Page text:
The World's Rarest Birds by Erik Hirschfeld, Andy Swash and Robert Still
If you care about birds, this is a sobering book. It's hard not to be troubled by some of the superb images that reveal the exceptional beauty of many of these 'most rare' when they are set alongside species accounts that make uncomfortable reading due to the plain honesty of their delivery. There is an almost repetitive rhythm to the causes that contribute to the catastrophic position many of these species currently hold — "deforestation, degradation, disturbance...deforestation, degradation, disturbance" — a mantra that ensures this book is truly a viewing pleasure dipped in guilt.
The World's Rarest Birds is the result of harnessing the incredible upsurge in digital photography and the subsequent availability of photographs as a result, via an international photographic competition. The winning images, along with over 800 others, provide the visual feast on offer. However, there is much more to The World's Rarest Birds than the images, not least that the current status of c.650 of the world's most threatened species is brought together in one volume, each with an estimate of the population size and an indication of the threats they face.
Following an introduction, with sections on diversity and distribution as well as endemic and important bird areas, are pages covering the IUCN/Birdlife Species Category Assignment process and extinction/possible extinction. The next 22 pages are devoted to a 14-category assessment of the threats faced by birdlife: these range from agriculture, hunting through fishing and climate change to geological events, each summarised globally with examples of species particularly affected by that particular threat. These sections pull no punches; they don't step back from attributing responsibility for the position that the species featured find themselves in, with the threats laid out with measured simplicity. The layout of these sections allows for some larger images than the individual species accounts and many of the book's most eye-catching are here, from the stunning Hyacinth Macaws via the striking Belding's Yellowthroat of Baja California, to the solid features of the White-rumped Vulture.
The main species accounts are ordered in six 'Regional Directories', each prefaced with an introduction to the conservation challenges in that particular region. Within each region are short sections providing a synopsis of a particular 'hotspot', introducing some of the key species, the conservation challenges and recent history. While in the main these make pretty depressing reading, there are still seeds of optimism hidden away in conservation successes such as the Ouvea Parakeet, whose population has increased threefold since the early 90s, and the community nest-warden scheme in the Central Panay Mountains that may have halted and reversed the decline of Walden's (Rufous-headed) Hornbill.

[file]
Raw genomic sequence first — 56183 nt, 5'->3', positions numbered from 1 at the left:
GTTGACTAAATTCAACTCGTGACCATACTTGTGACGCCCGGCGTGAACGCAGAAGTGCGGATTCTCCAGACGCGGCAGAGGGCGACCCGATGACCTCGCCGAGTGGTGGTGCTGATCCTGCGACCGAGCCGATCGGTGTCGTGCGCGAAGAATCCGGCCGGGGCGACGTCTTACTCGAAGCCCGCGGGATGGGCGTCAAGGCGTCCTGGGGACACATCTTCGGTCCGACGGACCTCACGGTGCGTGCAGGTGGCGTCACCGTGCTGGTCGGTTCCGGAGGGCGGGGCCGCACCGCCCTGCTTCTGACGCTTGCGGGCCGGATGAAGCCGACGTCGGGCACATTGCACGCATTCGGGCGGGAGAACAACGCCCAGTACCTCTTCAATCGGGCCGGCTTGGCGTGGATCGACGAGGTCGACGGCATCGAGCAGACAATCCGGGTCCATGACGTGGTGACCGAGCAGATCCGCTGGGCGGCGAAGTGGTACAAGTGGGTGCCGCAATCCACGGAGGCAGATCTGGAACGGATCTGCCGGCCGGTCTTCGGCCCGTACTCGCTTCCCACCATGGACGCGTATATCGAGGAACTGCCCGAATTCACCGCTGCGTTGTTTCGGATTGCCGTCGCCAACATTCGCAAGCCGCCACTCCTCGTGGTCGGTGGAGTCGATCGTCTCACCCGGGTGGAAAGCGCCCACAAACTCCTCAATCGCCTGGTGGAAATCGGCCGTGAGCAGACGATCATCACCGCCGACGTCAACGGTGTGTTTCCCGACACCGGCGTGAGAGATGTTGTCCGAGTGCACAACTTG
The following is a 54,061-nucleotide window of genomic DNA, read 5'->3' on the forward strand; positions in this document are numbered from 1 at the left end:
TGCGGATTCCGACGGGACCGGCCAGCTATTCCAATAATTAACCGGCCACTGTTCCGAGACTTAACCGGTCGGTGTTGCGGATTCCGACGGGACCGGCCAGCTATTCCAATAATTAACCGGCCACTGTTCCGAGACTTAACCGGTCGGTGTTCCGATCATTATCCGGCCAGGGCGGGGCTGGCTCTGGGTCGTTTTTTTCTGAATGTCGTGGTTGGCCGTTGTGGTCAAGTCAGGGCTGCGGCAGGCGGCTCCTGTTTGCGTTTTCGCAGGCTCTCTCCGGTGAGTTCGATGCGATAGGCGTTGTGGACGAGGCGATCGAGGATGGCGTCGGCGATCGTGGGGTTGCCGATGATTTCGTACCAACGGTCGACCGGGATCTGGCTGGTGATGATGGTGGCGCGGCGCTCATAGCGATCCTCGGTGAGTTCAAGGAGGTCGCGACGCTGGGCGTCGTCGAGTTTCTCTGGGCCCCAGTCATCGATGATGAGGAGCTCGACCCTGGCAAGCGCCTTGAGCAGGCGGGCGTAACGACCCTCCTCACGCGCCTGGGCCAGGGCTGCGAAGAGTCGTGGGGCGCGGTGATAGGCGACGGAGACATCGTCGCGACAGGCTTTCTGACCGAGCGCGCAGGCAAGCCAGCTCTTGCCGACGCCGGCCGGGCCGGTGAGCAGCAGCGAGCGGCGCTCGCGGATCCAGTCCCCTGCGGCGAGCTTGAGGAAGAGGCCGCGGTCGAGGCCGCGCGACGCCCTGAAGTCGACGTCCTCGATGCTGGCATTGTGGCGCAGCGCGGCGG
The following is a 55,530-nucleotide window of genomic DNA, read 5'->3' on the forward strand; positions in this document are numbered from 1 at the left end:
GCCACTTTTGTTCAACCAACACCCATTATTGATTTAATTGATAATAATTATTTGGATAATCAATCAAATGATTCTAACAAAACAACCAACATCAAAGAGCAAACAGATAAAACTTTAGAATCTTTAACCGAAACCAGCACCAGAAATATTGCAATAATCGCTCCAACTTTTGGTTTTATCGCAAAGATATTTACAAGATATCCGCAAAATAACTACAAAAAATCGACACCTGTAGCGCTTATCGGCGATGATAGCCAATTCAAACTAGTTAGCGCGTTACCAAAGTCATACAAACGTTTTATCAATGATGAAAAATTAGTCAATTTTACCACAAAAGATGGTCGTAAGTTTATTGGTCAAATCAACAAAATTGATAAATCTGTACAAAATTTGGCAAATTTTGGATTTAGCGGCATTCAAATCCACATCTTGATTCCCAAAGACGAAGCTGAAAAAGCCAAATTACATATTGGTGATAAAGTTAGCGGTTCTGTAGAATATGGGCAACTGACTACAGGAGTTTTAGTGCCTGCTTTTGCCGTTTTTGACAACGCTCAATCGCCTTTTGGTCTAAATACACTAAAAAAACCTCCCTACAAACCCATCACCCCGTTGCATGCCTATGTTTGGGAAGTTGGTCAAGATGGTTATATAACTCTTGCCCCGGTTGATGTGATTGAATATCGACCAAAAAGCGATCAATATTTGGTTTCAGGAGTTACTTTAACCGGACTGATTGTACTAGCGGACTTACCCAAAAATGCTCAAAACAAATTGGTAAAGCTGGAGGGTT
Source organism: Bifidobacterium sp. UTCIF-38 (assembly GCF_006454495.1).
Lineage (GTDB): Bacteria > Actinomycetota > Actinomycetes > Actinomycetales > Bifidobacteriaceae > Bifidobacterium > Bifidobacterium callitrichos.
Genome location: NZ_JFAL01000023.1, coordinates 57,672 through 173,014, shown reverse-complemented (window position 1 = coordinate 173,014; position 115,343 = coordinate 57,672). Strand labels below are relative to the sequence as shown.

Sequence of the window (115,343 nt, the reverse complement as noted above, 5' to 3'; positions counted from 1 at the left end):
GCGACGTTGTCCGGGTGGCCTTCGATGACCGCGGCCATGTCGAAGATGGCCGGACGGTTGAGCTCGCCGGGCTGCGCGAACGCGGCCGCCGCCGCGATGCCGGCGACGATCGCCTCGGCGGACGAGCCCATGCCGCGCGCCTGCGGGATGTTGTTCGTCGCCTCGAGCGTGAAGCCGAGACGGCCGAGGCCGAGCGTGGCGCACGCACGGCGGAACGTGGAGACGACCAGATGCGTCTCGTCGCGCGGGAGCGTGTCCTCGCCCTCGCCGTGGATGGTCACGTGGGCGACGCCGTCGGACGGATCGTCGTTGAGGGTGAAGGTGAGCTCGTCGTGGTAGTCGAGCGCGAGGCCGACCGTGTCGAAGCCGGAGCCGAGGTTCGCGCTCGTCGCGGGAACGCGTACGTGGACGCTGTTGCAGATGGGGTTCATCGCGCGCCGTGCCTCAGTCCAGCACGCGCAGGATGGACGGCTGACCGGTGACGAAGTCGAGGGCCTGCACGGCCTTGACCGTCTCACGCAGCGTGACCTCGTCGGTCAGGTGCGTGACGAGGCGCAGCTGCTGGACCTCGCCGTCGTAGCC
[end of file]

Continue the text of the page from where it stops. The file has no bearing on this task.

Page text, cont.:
The concise species accounts follow a formula: each is headed by references to threat codes, and a population estimate is followed by a few sentences on the distribution and habitat of the species and a brief assessment of any conservation action, as well as occasional brief comments on behaviour and ecology for some species. One particularly innovative feature is the inclusion of QR (Quick Response) codes for each species. These codes can be scanned via a free app available for smartphones and tablets: scanning a QR Code automatically opens the species factsheet on Birdlife International's website providing more detailed information on the species. These factsheets are updated annually and include high-resolution distribution maps. A simple deployment of technology but one that ensures that the latest information is available at your fingertips as you can grab a picture of the QR code to store in a photo library and access the information via the stored code at any time.
The final section details 60 'Data Deficient Species' of which little is known about population, current threats or in many cases whether they continue to exist at all. Hopefully the woeful lack of information on some of these enigmatic species will inspire some of the new generation of birders to rise to the challenge of discovering more. While twitching Baer's Pochard may be feted in some quarters, the recent rediscovery of Sillem's Mountain Finch after an 80-year absence of records is a far greater and more inspirational narrative.
This is a coffee-table volume that scrapes the glossy veneer from rarity, places a marker firmly in the ground in a measured manner and unflinchingly highlights the endangered and vulnerable along with the challenges that face us to make them less so. If it succeeds in raising awareness for even some of the species it highlights it will be a major achievement. Buy a copy and give it to your MP or MEP with a personal message to do more; it's the least we can do.
Thanks to Princeton University Press for providing a review copy of The World's Rarest Birds; this copy has been donated to the library of my local high school in the hope it inspires some of those that pass through.
Princeton University Press (2013), 360pp